Tomás and the Library Lady

by Pat Mora and Raúl Colón

When a family of migrant farm workers from Texas stops in Iowa to pick corn, Tomás's... read more

When a family of migrant farm workers from Texas stops in Iowa to pick corn, Tomás's grandfather, Papá Grande, suggests that he spend part of each day at the public library because it is filled with stories he can read and then bring back to share with the family at night. While Tomás expects to find good books at the library, he doesn't expect to find a new friend--but he does. From the beginning the librarian welcomes him. She shows him where the water fountain is, suggests books he might enjoy, and helps Tomás feel at home whenever he comes to the library. In return, Tomás teaches her some Spanish phrases and she is able to greet Papá Grande in Spanish when Tomás brings him to the library to meet his new friend. Based on an event that occurred in the childhood of national education leader Dr. Tomás Rivera, Pat Mora brings the story to life through excellent characterization and natural-sounding dialogue. Raul Colón's warm earthtone illustrations give a strong sense of action occurring in the past. Also available in a Spanish-language edition as Tomás y la Señora de la Biblioteca. (Ages 4-7)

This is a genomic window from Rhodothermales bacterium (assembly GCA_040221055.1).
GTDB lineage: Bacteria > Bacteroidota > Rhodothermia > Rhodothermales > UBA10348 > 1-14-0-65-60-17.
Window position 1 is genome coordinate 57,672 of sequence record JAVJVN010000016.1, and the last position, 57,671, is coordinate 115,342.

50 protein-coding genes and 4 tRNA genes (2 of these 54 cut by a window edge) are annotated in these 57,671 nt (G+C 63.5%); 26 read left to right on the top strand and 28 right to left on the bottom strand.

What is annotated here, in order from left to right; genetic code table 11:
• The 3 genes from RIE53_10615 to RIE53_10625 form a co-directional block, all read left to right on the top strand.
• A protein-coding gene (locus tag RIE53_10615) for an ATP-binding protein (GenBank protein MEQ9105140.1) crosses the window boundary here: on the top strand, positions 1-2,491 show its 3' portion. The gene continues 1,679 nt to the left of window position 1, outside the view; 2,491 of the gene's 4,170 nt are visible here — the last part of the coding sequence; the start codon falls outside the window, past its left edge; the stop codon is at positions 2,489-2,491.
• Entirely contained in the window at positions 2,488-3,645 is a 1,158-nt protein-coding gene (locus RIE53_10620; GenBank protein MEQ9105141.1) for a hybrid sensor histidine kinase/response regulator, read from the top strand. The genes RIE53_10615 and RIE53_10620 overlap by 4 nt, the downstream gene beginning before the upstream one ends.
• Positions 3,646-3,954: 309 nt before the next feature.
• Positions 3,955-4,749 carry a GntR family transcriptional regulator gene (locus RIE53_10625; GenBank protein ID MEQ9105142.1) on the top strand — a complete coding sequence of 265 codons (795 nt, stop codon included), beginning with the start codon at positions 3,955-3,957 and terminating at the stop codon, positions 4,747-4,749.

© Cooperative Children's Book Center, Univ. of Wisconsin - Madison, 1997

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